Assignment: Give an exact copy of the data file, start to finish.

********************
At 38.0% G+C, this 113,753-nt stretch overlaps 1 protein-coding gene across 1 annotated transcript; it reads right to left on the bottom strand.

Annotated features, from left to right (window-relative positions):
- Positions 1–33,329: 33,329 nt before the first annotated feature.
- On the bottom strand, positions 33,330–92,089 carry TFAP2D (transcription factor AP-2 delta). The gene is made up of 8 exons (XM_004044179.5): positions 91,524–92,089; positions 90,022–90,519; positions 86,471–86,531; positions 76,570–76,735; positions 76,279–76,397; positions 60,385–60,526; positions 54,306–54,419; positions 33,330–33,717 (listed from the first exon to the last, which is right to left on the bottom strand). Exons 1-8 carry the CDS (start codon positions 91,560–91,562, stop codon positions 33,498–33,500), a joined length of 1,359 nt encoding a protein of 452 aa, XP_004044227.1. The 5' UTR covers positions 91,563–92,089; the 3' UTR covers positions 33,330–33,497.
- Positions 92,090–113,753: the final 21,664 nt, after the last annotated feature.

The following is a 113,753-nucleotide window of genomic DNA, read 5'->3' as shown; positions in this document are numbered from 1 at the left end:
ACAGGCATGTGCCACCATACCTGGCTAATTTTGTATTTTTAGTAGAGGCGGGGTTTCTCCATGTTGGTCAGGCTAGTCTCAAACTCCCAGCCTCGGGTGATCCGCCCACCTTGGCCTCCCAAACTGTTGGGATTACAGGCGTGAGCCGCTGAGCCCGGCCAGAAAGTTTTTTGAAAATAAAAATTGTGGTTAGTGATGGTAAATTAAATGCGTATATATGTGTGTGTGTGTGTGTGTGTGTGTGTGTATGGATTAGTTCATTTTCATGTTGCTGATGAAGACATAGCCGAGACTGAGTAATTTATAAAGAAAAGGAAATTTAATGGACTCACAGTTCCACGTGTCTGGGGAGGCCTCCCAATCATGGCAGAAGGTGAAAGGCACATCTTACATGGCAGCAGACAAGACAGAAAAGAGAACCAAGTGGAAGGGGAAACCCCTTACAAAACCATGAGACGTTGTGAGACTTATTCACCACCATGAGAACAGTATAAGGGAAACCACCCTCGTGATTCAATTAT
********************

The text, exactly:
At 38.0% G+C, this 113,753-nt stretch overlaps 1 protein-coding gene across 1 annotated transcript; it reads right to left on the bottom strand.

Annotated features, from left to right (window-relative positions):
- Positions 1–33,329: 33,329 nt before the first annotated feature.
- On the bottom strand, positions 33,330–92,089 carry TFAP2D (transcription factor AP-2 delta). The gene is made up of 8 exons (XM_004044179.5): positions 91,524–92,089; positions 90,022–90,519; positions 86,471–86,531; positions 76,570–76,735; positions 76,279–76,397; positions 60,385–60,526; positions 54,306–54,419; positions 33,330–33,717 (listed from the first exon to the last, which is right to left on the bottom strand). Exons 1-8 carry the CDS (start codon positions 91,560–91,562, stop codon positions 33,498–33,500), a joined length of 1,359 nt encoding a protein of 452 aa, XP_004044227.1. The 5' UTR covers positions 91,563–92,089; the 3' UTR covers positions 33,330–33,497.
- Positions 92,090–113,753: the final 21,664 nt, after the last annotated feature.

The following is a 113,753-nucleotide window of genomic DNA, read 5'->3' as shown; positions in this document are numbered from 1 at the left end:
ACAGGCATGTGCCACCATACCTGGCTAATTTTGTATTTTTAGTAGAGGCGGGGTTTCTCCATGTTGGTCAGGCTAGTCTCAAACTCCCAGCCTCGGGTGATCCGCCCACCTTGGCCTCCCAAACTGTTGGGATTACAGGCGTGAGCCGCTGAGCCCGGCCAGAAAGTTTTTTGAAAATAAAAATTGTGGTTAGTGATGGTAAATTAAATGCGTATATATGTGTGTGTGTGTGTGTGTGTGTGTGTGTATGGATTAGTTCATTTTCATGTTGCTGATGAAGACATAGCCGAGACTGAGTAATTTATAAAGAAAAGGAAATTTAATGGACTCACAGTTCCACGTGTCTGGGGAGGCCTCCCAATCATGGCAGAAGGTGAAAGGCACATCTTACATGGCAGCAGACAAGACAGAAAAGAGAACCAAGTGGAAGGGGAAACCCCTTACAAAACCATGAGACGTTGTGAGACTTATTCACCACCATGAGAACAGTATAAGGGAAACCACCCTCGTGATTCAATTAT